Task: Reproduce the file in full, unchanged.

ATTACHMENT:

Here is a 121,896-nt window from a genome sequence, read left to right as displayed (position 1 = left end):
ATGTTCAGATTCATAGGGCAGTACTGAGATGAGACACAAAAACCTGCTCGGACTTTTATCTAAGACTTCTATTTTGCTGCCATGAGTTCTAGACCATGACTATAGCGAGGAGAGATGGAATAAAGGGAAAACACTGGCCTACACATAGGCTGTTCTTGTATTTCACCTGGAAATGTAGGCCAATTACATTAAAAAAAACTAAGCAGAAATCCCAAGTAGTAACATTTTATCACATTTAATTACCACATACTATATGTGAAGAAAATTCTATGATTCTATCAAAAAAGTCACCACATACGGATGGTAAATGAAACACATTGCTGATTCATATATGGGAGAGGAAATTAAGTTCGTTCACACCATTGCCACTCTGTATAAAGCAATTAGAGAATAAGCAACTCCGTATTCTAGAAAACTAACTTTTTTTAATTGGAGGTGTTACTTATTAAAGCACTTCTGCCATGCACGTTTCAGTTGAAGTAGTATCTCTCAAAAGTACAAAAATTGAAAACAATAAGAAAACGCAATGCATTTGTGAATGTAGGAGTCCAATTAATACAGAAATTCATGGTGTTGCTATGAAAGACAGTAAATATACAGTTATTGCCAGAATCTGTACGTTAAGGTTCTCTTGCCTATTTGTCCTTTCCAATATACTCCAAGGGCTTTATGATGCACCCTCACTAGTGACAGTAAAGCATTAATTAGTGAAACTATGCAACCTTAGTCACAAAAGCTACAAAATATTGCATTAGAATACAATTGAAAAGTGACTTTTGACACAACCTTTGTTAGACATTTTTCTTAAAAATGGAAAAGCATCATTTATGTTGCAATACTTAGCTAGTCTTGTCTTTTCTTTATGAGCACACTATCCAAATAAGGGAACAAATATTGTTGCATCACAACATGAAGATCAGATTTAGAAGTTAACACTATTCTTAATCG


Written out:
Here is a 121,896-nt window from a genome sequence, read left to right as displayed (position 1 = left end):
ATGTTCAGATTCATAGGGCAGTACTGAGATGAGACACAAAAACCTGCTCGGACTTTTATCTAAGACTTCTATTTTGCTGCCATGAGTTCTAGACCATGACTATAGCGAGGAGAGATGGAATAAAGGGAAAACACTGGCCTACACATAGGCTGTTCTTGTATTTCACCTGGAAATGTAGGCCAATTACATTAAAAAAAACTAAGCAGAAATCCCAAGTAGTAACATTTTATCACATTTAATTACCACATACTATATGTGAAGAAAATTCTATGATTCTATCAAAAAAGTCACCACATACGGATGGTAAATGAAACACATTGCTGATTCATATATGGGAGAGGAAATTAAGTTCGTTCACACCATTGCCACTCTGTATAAAGCAATTAGAGAATAAGCAACTCCGTATTCTAGAAAACTAACTTTTTTTAATTGGAGGTGTTACTTATTAAAGCACTTCTGCCATGCACGTTTCAGTTGAAGTAGTATCTCTCAAAAGTACAAAAATTGAAAACAATAAGAAAACGCAATGCATTTGTGAATGTAGGAGTCCAATTAATACAGAAATTCATGGTGTTGCTATGAAAGACAGTAAATATACAGTTATTGCCAGAATCTGTACGTTAAGGTTCTCTTGCCTATTTGTCCTTTCCAATATACTCCAAGGGCTTTATGATGCACCCTCACTAGTGACAGTAAAGCATTAATTAGTGAAACTATGCAACCTTAGTCACAAAAGCTACAAAATATTGCATTAGAATACAATTGAAAAGTGACTTTTGACACAACCTTTGTTAGACATTTTTCTTAAAAATGGAAAAGCATCATTTATGTTGCAATACTTAGCTAGTCTTGTCTTTTCTTTATGAGCACACTATCCAAATAAGGGAACAAATATTGTTGCATCACAACATGAAGATCAGATTTAGAAGTTAACACTATTCTTAATCG